In the North Fork’s competitive real estate market, attracting buyers is about more than broadcasting a home’s merits, like its sparkling in-ground pool or enviable water views.
As local realtors will say, the process can also require considerable research about a property’s history, sometimes making it necessary for them to delve back several centuries.
Not that they mind.
“It’s exciting to pull together the history and it helps create an entire experience,” said Jerry Cibulski, an agent with Century 21 Albertson Realty in Southold. “I don’t know that it triggers [potential buyers] to say ‘Because of that, I’m buying the house,’ but it kind of connects all the dots.”
Earlier this year, when Mr. Cibulski acquired the listing for a Greenport home built in 1688, he spent between 12 and 16 hours researching everything he could about the structure, which features original 18-inch wood beams.
First, he spoke to the house’s owners, who told them it was built in 1688 by Col. John Youngs, whose father founded Southold in 1644. They also told Mr. Cibulski that, according to legend, the house had been split in half by two feuding brothers at the turn of the 20th century.
He could have run with that story, but Mr. Cibulski wanted to learn the truth. So he began checking online archives of historic newspapers, eventually discovering that the story was, in fact, apocryphal.
“I don’t look at my business as purely transactional,” Mr. Cibulski said of the effort he puts into researching his listings. “I grew up out here and I like the history of what the area has to offer.”
History is one of the reasons Janet Markarian, an agent with Daniel Gale Sotheby’s International Realty in Greenport, went into the business. A former textile conservator at the Metropolitan Museum of Art, Ms. Markarian has always enjoyed doing research and recently sold a Greenport house that Walt Whitman once summered in.
“I love to dig around and read property cards and go through records,” she said. “The first thing I do is go to Town Hall and pull the property card.”
A house’s property card, which contains a list of its previous owners, certainly comes in handy. But the information typically dates back only as far as the 1950s, said Ms. Markarian, so she often visits local historical societies in search of old photos or anecdotes about a property.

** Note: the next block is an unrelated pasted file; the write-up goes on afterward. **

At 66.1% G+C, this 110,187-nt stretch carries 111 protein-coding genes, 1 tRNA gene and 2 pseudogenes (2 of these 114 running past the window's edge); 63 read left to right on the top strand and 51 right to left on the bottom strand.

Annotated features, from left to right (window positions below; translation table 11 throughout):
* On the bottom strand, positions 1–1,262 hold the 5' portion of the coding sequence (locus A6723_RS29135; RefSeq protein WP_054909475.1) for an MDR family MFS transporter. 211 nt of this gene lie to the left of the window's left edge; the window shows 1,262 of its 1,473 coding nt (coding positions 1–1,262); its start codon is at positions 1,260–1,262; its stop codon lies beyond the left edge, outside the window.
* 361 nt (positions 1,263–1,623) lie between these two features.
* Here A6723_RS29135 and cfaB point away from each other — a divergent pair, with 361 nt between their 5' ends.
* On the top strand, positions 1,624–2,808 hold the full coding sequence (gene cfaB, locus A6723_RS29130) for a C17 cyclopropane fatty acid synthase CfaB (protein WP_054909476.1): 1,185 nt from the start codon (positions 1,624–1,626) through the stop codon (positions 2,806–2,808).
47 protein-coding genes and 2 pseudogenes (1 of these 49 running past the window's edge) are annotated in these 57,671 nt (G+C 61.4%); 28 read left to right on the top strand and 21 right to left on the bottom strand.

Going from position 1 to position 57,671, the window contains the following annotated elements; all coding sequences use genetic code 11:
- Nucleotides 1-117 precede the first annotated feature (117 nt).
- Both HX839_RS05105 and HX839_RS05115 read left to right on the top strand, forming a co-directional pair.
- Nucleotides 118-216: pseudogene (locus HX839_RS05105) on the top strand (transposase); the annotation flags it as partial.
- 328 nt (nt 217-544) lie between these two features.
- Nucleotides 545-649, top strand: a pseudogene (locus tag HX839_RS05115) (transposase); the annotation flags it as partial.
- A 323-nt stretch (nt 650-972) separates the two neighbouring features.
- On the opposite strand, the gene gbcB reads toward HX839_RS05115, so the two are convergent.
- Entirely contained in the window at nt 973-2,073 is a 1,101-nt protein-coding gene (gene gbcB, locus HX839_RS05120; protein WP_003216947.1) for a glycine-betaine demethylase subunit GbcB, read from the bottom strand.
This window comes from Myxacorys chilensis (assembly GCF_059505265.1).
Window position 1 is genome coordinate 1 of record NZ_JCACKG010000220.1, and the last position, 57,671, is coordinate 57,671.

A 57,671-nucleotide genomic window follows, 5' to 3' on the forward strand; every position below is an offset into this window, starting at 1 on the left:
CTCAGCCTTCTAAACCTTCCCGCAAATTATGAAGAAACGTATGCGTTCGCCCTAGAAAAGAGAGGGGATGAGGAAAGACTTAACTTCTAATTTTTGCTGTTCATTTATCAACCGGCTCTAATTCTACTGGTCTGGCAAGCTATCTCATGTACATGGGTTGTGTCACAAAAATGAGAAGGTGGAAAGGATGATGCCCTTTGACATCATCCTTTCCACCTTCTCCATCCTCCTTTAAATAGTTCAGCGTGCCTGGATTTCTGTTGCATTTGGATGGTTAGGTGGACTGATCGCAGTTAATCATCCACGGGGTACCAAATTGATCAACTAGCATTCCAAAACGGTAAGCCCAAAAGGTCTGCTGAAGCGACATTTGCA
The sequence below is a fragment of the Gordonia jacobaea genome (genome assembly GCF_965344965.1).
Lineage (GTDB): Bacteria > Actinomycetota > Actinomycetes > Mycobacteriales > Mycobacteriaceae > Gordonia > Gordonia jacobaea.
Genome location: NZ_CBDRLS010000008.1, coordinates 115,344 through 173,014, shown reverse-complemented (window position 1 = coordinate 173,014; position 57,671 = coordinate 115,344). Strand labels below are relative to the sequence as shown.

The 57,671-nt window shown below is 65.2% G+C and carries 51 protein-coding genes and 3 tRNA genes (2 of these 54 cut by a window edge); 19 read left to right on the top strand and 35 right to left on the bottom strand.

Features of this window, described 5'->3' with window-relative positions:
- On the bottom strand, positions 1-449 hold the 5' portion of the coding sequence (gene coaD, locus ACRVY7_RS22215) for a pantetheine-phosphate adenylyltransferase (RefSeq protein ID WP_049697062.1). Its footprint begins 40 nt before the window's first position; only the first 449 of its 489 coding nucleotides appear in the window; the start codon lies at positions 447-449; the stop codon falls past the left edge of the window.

“Buyers are curious about that — especially in Orient, which attracts people who love historic homes,” she said. “The more you know about a house when you show it, the better able you are to market it.”
Mary Ellen Ellwood, an associate broker with Century 21 Albertson Realty’s Jamesport office, said conducting research on older homes or those with a lot of history is a necessary part of her job, but one she doesn’t mind doing.
“I think a lot of us come into real estate because we know it’s not just about showing a home,” she said.
Ms. Ellwood hasn’t visited historical societies to learn more about a listing, but she pulls property cards and asks homeowners to tell her everything they know about their house.
“Sometimes, when it’s an older home, the owners have already pulled a lot of that [information] together because they’re very proud of it,” she said.
When Valerie Goode, owner of Colony Real Estate in Jamesport, is stuck on a property, she contacts local historian Richard Wines.
“He goes way beyond the call of duty and researches and gives me these wonderful reports,” she said.
While all the realtors agreed that being familiar with the history of a home isn’t crucial to making a sale, they said it’s still a good idea to be armed with the information. You never know when it might come in handy.
“Customers like to shop with an agent who knows their territory,” Ms. Markarian said. “When you’re competing with other agents, you should show up prepared.”
Photo Caption: Janet Markarian, an agent with Daniel Gale Sotheby’s International Realty in Greenport, pulls the property card for one of her listings at Southold Town Hall with the help of senior assessment clerk Leslie Reichert Tasca. (Credit: Barbaraellen Koch)